CRIMINAL DEFAMATION LAWS IN INDIA
Defamation refers “Any intentional false communication, either written or spoken, that harms a person's reputation; decreases the respect,regard, or confidence in which a person is held; or induces disparaging, hostile, or disagreeable opinions or feelings against a person” The ingredients of defamation are-(i) making or Publishing any imputation concerning any person, (ii) such imputation must have been made with the intention to harm with knowledge or having reason to believe that it will harm the reputation of the person concerned Therefore, the intention to cause harm is the most essential “sine qua non” of an offence of defamation under section 499 of Indian Penal Code. Also, such statement must be published i.e. accessible to public then only it will be considered defamation. Punishment for defamation is imprisonment up to two years or fine as per Section 500 of the IPC. In past few years, defamation cases are mushrooming in India like anything. The political leaders are filing defamation cases against each other on frivolous grounds and then cross defamation cases are being filed. There are n number of cases filed against political leaders like Arvind kejriwal , Rahul Gandhi, Smriti Irani. This has led to fuss in media and need to relook into defamation laws of India.
CONSTITUTIONAL VALIDITY OF SECTION 499
To escape from the defamation cases, political leaders including Arvind Kejriwal, Rahul Gandhi and Subramaniam Swamy have filed case challenging constitutional validity of defamation law in India. It has been alleged that it takes away fundamental right of freedom of speech and expression guaranteed under Article 19(1) of Constitution of India. The question that arose is whether defamation comes under reasonable restrictions imposed by state under Article 19(2) of Constitution? The reasonableness of this restriction needs to be analyzed by Court. In Raj Gopal case, civil defamation has been modified to be in consonance with Article 19.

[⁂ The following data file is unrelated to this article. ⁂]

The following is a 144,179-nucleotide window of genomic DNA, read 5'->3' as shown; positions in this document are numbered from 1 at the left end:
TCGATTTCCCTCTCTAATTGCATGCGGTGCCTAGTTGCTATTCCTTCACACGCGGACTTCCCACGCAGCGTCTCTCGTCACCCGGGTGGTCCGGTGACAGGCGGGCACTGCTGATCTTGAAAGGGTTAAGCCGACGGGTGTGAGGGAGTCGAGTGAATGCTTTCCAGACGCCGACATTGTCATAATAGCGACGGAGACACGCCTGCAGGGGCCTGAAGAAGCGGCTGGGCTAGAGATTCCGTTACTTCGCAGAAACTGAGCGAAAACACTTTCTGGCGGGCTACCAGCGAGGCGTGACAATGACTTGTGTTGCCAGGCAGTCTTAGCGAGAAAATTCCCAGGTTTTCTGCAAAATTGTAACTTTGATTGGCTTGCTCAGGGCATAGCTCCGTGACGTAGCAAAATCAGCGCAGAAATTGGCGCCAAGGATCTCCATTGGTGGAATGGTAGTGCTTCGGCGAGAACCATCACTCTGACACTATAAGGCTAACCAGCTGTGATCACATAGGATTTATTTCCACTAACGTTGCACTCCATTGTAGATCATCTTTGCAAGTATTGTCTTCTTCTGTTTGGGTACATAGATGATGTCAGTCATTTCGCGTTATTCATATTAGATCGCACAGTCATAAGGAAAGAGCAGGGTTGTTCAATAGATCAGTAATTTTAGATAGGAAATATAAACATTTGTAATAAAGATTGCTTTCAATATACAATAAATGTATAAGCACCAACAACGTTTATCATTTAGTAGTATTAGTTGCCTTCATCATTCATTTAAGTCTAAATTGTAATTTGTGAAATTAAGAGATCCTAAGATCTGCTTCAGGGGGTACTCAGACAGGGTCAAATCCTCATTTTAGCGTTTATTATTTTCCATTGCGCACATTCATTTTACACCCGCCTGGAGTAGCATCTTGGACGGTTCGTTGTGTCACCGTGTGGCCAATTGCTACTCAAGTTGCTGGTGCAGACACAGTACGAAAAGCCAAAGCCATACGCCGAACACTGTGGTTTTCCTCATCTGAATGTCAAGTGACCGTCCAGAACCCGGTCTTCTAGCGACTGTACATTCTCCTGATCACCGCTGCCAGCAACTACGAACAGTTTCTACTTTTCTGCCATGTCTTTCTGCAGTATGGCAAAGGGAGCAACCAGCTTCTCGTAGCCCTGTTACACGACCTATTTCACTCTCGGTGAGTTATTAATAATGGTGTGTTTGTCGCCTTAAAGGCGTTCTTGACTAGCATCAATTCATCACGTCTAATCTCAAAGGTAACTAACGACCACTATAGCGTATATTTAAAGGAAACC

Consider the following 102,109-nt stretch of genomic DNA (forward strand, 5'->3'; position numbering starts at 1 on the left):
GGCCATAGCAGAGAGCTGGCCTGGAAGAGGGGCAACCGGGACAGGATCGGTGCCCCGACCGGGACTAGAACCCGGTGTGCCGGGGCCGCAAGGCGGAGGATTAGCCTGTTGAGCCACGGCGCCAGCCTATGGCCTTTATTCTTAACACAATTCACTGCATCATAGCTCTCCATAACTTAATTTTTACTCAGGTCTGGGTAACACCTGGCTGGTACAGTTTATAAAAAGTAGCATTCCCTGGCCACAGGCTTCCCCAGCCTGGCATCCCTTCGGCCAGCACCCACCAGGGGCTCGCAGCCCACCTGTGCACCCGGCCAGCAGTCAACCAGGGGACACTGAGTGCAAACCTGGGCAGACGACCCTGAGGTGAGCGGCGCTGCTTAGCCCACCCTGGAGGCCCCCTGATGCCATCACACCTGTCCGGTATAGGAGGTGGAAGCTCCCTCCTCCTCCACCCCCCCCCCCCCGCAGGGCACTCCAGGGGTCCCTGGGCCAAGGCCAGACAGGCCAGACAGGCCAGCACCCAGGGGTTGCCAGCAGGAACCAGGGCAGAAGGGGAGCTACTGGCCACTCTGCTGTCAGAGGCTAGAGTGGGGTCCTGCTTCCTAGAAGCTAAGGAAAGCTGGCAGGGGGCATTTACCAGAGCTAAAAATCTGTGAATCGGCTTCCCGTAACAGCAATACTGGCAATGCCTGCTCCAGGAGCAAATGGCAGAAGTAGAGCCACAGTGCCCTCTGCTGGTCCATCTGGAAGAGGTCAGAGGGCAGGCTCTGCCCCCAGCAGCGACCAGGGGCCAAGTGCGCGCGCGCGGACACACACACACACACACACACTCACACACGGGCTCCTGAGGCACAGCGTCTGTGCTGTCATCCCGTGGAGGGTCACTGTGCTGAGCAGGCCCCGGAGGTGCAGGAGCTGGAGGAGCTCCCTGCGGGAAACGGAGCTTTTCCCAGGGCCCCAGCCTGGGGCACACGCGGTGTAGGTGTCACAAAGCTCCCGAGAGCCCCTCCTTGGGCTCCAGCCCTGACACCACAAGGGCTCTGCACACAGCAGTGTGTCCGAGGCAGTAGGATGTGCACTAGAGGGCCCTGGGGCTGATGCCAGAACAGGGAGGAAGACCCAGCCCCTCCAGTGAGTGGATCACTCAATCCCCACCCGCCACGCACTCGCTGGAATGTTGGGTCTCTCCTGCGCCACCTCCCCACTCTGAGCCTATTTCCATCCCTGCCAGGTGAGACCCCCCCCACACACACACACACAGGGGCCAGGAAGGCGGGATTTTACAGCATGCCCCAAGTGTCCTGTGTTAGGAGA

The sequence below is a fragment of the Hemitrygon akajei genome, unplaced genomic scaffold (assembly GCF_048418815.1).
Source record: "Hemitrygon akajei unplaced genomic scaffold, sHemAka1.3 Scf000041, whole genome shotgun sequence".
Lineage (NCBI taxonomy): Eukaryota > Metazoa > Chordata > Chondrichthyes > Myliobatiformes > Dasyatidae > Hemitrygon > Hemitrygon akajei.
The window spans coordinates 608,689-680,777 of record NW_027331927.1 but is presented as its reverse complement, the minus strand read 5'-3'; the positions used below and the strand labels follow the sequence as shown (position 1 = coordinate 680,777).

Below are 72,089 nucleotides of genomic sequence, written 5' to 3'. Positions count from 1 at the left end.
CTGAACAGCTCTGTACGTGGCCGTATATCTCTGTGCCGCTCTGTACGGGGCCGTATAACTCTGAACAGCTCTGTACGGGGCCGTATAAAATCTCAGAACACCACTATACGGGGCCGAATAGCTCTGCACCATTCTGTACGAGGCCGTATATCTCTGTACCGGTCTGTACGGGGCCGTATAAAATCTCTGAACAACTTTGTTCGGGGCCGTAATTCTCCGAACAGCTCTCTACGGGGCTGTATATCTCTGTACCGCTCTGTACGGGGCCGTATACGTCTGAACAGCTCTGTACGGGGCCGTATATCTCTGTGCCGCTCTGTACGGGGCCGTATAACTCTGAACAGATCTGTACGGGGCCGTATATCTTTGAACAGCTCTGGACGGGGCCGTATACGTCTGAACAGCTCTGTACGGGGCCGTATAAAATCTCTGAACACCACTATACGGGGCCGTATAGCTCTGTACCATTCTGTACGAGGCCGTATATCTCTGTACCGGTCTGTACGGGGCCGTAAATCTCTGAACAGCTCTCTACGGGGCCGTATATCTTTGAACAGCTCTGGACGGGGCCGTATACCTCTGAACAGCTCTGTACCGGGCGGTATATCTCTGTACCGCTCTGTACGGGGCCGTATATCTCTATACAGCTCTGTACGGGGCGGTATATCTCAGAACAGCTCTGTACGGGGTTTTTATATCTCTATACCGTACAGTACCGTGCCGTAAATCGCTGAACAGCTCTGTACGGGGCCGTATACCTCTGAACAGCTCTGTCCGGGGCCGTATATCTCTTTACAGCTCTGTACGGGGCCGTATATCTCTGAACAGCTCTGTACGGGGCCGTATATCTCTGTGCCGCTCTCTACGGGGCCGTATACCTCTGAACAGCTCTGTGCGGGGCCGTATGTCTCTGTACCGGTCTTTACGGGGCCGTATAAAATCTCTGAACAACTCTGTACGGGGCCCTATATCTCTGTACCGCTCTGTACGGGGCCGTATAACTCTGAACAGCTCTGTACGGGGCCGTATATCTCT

Analysis of Article 19: Freedom of speech & expression
The fundamental right to freedom of speech and expression is regarded as one of the most basic elements of a healthy democracy for it allows its citizens to participate fully and effectively in the social and political process of the country. Freedom of speech provides opportunity to express one’s belief and show political attitudes. It ultimately results in the welfare of the society and state. Thus, freedom of speech provides a mechanism by which it would be possible to establish a reasonable balance between stability and social change. However, it is rightly noted in State of West Bengal Vs. Subodh Gopal Bose case that the State has a duty to protect itself against certain unlawful actions and, therefore, may enact laws which would ensure such protection. The right that springs from Article 19(1)(a) is not absolute and unchecked. There cannot be any liberty absolute in nature and uncontrolled in operation so as to confer a right wholly free from any restraint. Had there been no restraint, the rights and freedoms may become synonymous with anarchy and disorder. In another case S. Rangarajan v. Jagjivan Ram the Court provided the test of `proximate and direct nexus with the expression’, it was held that the Court has to keep in mind that the restriction should be founded on the principle of least invasiveness i.e. the restriction should be imposed in a manner and to the extent which is unavoidable in a given situation. The Court would also take into consideration whether the anticipated event would or would not be intrinsically dangerous to public interest.
Supreme Court in Subramanyam Swami Vs Union Of India case has recently upheld the constitutional validity of Section 499. Defamation is a tool that can be used by any person in a way that can harm the interest of society. So, decriminalizing such law can be detrimental to society only. Although free discussion is the basic notion of democracy but it has to be taken into consideration as per the present scenario of the Country where every other law is challenged on the basis of freedom of speech and expression.
 AIR 1954 SC 92
 (1989) 2 SCC 574